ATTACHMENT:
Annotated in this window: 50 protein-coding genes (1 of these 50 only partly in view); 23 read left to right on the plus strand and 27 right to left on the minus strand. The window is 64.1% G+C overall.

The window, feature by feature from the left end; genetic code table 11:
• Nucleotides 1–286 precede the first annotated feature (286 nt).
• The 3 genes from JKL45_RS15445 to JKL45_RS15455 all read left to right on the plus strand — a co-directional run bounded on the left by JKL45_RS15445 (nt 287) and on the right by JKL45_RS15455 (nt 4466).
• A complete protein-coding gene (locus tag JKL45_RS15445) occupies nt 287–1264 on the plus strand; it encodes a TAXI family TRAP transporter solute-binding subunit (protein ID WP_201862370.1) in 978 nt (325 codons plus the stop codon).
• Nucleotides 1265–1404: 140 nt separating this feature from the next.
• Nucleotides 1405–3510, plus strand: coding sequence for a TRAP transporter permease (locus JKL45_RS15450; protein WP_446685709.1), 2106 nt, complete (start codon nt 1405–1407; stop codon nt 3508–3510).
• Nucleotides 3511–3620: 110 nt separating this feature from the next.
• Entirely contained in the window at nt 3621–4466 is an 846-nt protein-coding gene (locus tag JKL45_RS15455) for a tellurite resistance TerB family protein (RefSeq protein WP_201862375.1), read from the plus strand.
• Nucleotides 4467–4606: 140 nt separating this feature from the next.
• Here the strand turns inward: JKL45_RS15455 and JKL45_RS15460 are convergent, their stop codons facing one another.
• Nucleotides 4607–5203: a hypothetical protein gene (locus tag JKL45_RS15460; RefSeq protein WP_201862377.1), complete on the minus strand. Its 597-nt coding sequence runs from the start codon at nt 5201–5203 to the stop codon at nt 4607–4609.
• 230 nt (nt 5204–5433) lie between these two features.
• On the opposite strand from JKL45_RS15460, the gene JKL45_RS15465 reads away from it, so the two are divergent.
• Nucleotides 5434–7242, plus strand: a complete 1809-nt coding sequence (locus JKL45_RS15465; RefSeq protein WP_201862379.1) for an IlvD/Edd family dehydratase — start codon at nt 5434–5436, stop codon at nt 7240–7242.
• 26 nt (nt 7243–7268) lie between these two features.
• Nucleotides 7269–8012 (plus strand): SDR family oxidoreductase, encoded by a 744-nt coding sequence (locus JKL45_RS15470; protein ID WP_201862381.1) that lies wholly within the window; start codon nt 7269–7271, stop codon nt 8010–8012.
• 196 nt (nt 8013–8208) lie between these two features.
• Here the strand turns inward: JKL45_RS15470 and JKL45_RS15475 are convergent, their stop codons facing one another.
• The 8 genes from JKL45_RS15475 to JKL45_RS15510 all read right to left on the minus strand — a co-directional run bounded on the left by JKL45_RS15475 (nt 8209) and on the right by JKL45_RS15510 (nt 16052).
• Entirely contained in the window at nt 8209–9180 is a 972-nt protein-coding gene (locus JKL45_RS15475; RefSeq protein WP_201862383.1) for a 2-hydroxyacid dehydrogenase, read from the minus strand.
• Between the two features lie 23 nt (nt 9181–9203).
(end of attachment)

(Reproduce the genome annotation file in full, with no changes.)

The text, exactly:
Annotated in this window: 50 protein-coding genes (1 of these 50 only partly in view); 23 read left to right on the plus strand and 27 right to left on the minus strand. The window is 64.1% G+C overall.

The window, feature by feature from the left end; genetic code table 11:
• Nucleotides 1–286 precede the first annotated feature (286 nt).
• The 3 genes from JKL45_RS15445 to JKL45_RS15455 all read left to right on the plus strand — a co-directional run bounded on the left by JKL45_RS15445 (nt 287) and on the right by JKL45_RS15455 (nt 4466).
• A complete protein-coding gene (locus tag JKL45_RS15445) occupies nt 287–1264 on the plus strand; it encodes a TAXI family TRAP transporter solute-binding subunit (protein ID WP_201862370.1) in 978 nt (325 codons plus the stop codon).
• Nucleotides 1265–1404: 140 nt separating this feature from the next.
• Nucleotides 1405–3510, plus strand: coding sequence for a TRAP transporter permease (locus JKL45_RS15450; protein WP_446685709.1), 2106 nt, complete (start codon nt 1405–1407; stop codon nt 3508–3510).
• Nucleotides 3511–3620: 110 nt separating this feature from the next.
• Entirely contained in the window at nt 3621–4466 is an 846-nt protein-coding gene (locus tag JKL45_RS15455) for a tellurite resistance TerB family protein (RefSeq protein WP_201862375.1), read from the plus strand.
• Nucleotides 4467–4606: 140 nt separating this feature from the next.
• Here the strand turns inward: JKL45_RS15455 and JKL45_RS15460 are convergent, their stop codons facing one another.
• Nucleotides 4607–5203: a hypothetical protein gene (locus tag JKL45_RS15460; RefSeq protein WP_201862377.1), complete on the minus strand. Its 597-nt coding sequence runs from the start codon at nt 5201–5203 to the stop codon at nt 4607–4609.
• 230 nt (nt 5204–5433) lie between these two features.
• On the opposite strand from JKL45_RS15460, the gene JKL45_RS15465 reads away from it, so the two are divergent.
• Nucleotides 5434–7242, plus strand: a complete 1809-nt coding sequence (locus JKL45_RS15465; RefSeq protein WP_201862379.1) for an IlvD/Edd family dehydratase — start codon at nt 5434–5436, stop codon at nt 7240–7242.
• 26 nt (nt 7243–7268) lie between these two features.
• Nucleotides 7269–8012 (plus strand): SDR family oxidoreductase, encoded by a 744-nt coding sequence (locus JKL45_RS15470; protein ID WP_201862381.1) that lies wholly within the window; start codon nt 7269–7271, stop codon nt 8010–8012.
• 196 nt (nt 8013–8208) lie between these two features.
• Here the strand turns inward: JKL45_RS15470 and JKL45_RS15475 are convergent, their stop codons facing one another.
• The 8 genes from JKL45_RS15475 to JKL45_RS15510 all read right to left on the minus strand — a co-directional run bounded on the left by JKL45_RS15475 (nt 8209) and on the right by JKL45_RS15510 (nt 16052).
• Entirely contained in the window at nt 8209–9180 is a 972-nt protein-coding gene (locus JKL45_RS15475; RefSeq protein WP_201862383.1) for a 2-hydroxyacid dehydrogenase, read from the minus strand.
• Between the two features lie 23 nt (nt 9181–9203).